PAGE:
In the phenomenon of Russian modernity, statehood came to be manifested first and foremost in spatial format, the state’s primary functions being the expansion, control, development and defense of territory. Over the centuries, the territorial imperative had become the foreign policy of Russian, and later Soviet, leaders; as Vyacheslav Molotov has reportedly conceded, “I saw my task as a foreign minister in expanding the borders of my fatherland as far as possible.”9 In Soviet urban folklore, the territorial imperative was typified by a joke in which a schoolboy coming into a school supply shop asked for a globe of the Soviet Union.

The territorial imperative gave birth to a specific type of governance, defined by strategic, territorial and mobilization priorities. A Russian historian, Vassily Klyuchevsky, called this a “combatant order of the state” (boyevoi stroi gosudarstva).10 Richard Hellie has labeled this a “garrison state,”11 while Laurent Murawiec spoke of a “national-security state” driven by two imperatives:

The pursuit at all and any cost of “national greatness” defined as a messianic, religious mission (the Third Rome, the Third International) and a territorial imperative (Siberia, the South towards Constantinople and the Mediterranean, Central Europe, and, why not? Western Europe, the Warm Seas, and twentieth century “Great Game” geopolitics), the two merging in the form of Empire.12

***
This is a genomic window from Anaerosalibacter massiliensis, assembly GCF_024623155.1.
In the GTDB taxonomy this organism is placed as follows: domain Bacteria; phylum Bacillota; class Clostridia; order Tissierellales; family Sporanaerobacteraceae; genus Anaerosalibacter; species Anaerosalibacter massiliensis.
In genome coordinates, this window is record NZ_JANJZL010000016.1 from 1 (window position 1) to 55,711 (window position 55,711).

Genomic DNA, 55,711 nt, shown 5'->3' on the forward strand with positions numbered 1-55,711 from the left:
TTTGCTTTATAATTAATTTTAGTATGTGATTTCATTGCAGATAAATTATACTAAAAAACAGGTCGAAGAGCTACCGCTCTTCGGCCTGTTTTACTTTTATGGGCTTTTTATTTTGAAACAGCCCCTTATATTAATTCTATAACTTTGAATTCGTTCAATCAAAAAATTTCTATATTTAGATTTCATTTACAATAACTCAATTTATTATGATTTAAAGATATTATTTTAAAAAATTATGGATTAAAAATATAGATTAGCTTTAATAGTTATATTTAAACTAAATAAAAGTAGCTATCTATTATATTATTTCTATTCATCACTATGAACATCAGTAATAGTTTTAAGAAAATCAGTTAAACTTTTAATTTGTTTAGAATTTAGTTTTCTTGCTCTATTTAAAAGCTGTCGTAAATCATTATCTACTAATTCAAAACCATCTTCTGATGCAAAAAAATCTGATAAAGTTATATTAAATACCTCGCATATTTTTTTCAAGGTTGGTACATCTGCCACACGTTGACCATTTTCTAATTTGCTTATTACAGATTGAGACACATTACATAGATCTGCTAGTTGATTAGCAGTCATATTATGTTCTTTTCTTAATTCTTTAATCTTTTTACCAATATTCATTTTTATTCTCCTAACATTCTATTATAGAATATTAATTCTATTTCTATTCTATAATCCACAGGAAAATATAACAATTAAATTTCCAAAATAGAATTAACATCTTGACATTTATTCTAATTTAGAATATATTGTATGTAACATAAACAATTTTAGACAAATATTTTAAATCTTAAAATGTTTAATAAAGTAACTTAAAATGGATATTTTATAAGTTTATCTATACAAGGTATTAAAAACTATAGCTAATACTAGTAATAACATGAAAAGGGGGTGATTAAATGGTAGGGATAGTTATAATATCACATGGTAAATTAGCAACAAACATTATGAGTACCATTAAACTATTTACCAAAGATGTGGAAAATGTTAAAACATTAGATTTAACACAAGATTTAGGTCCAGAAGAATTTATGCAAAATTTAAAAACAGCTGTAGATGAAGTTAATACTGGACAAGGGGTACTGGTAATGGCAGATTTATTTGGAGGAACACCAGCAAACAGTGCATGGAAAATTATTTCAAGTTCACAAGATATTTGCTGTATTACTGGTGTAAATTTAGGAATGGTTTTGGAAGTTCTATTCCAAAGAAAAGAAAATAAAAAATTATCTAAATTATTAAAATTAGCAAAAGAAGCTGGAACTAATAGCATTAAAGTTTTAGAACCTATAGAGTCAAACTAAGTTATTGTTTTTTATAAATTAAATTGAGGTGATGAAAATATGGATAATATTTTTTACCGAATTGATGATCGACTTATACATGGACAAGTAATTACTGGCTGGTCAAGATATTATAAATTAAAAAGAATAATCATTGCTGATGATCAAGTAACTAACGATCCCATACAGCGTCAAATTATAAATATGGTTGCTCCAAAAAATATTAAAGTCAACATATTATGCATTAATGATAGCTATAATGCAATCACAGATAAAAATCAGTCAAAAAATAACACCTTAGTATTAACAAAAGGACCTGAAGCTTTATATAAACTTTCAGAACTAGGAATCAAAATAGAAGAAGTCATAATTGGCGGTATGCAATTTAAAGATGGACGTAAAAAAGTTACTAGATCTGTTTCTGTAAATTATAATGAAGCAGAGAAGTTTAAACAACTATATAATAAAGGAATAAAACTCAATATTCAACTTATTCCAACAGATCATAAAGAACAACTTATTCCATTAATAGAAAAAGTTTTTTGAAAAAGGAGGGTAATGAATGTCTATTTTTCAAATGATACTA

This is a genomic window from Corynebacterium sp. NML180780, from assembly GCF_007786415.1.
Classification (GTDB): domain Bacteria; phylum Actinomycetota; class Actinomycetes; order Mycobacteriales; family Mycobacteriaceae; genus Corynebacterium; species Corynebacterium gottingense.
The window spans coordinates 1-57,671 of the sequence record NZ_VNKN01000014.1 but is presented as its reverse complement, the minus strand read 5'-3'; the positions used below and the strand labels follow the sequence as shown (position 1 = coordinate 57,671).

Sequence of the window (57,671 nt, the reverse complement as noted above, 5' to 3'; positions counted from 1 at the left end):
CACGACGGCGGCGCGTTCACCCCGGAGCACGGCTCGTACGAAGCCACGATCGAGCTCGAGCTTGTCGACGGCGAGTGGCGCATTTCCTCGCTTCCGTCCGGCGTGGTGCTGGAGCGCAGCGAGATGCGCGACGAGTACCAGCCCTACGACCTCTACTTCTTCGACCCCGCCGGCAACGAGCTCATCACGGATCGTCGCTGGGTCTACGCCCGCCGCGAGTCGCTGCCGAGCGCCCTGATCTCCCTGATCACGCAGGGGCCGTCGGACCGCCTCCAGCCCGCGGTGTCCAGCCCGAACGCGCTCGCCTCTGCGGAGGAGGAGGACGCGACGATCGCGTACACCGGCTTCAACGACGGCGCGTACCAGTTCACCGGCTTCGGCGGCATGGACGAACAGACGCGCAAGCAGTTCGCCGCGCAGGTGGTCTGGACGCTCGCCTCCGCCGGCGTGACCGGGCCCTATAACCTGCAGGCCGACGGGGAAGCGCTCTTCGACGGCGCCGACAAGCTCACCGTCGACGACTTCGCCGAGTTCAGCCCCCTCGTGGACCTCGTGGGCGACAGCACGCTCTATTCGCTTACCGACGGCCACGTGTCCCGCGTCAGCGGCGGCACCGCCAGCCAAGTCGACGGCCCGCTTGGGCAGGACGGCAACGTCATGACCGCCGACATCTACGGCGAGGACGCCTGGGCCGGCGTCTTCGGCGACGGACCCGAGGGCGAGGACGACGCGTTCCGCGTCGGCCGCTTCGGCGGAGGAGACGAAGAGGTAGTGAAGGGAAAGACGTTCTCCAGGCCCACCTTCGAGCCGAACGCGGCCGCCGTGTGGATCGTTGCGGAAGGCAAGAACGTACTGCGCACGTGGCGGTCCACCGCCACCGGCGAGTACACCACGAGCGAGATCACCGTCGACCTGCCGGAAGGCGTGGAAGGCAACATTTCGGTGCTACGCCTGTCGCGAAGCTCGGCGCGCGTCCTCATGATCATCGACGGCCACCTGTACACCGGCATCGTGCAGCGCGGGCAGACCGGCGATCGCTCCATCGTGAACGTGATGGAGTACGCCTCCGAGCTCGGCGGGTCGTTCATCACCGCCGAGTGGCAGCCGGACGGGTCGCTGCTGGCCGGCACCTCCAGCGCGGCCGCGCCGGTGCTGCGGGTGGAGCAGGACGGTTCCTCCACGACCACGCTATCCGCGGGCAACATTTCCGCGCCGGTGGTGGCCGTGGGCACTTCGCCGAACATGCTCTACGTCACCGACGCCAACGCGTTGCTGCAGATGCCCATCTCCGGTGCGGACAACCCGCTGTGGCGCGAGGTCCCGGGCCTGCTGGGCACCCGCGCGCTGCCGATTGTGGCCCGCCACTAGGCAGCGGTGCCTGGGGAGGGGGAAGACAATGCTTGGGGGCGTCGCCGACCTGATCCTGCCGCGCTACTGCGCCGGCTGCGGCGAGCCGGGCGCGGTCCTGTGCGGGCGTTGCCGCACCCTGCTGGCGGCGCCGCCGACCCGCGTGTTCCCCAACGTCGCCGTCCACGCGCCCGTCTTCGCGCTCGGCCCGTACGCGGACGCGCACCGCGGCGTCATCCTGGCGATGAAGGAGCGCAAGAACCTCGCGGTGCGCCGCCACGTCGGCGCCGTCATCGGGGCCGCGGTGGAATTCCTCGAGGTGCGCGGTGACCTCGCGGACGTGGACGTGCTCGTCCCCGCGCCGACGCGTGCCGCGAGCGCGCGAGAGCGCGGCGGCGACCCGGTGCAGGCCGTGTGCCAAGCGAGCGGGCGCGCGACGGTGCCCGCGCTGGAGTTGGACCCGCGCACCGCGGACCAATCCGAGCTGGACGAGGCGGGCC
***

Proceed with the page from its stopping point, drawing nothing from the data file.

Russia had been an empire par excellence, a space in which national statehood had been subordinated to imperial expansion and nationalism to imperialism. “I do not know Russia; I know only Russian Empire,” a maxim attributed to Count Witte, a prominent Russian statesman at the turn of the twentieth century, was meant to be the epitome of national pride. It can also be interpreted as a script of national tragedy. Indeed, Russia proper, Russia as a nation, had never really existed outside an imperial format. As succinctly formulated by Geoffrey Hosking: “Britain had an empire, but Russia was an empire–and perhaps still is.”13

The state with its imperial drive, permanently expanding, assimilating new lands, peoples and religions, had precluded the emergence of stable patterns of settlement and of societal spaces where ethnicity could develop into nationality; in the end, the Russian Empire had prevented the formation of the Russian nation. A nation is local and exclusive, based on mythologies and rituals of collectivity, whereas the Russian state, embarked upon a strategic, developmental and civilizing mission, was expanding and inclusive, failing to provide anchors of national identity.

Russia had always been a state without a nation, and rather than nationalism, its modernizing forces were statism and imperialism. The modernizing power of nationalism, as it had occurred in Western Europe, turning “peasants into Frenchmen,”14 had never taken place in Russia. The construction of Russian national self-consciousness, to the extent that it had happened in the nineteenth century, was a project of the educated class, and an “imagined community” of the nation had never been broadcast into the wider population in a way comparable with nation-states of the West. The construction of the new, non-ethnic identities in the twentieth century–the “proletarian internationalism” and the “Soviet people”–had suppressed Russianness for yet another several decades. Observing the phenomenon of Russia’s “inarticulate nationhood,” Igor Zevelev has concluded that “Russians emerged from the USSR as an incomplete nation with a surprisingly low level of national consciousness and lack of a mass-based national movement.”15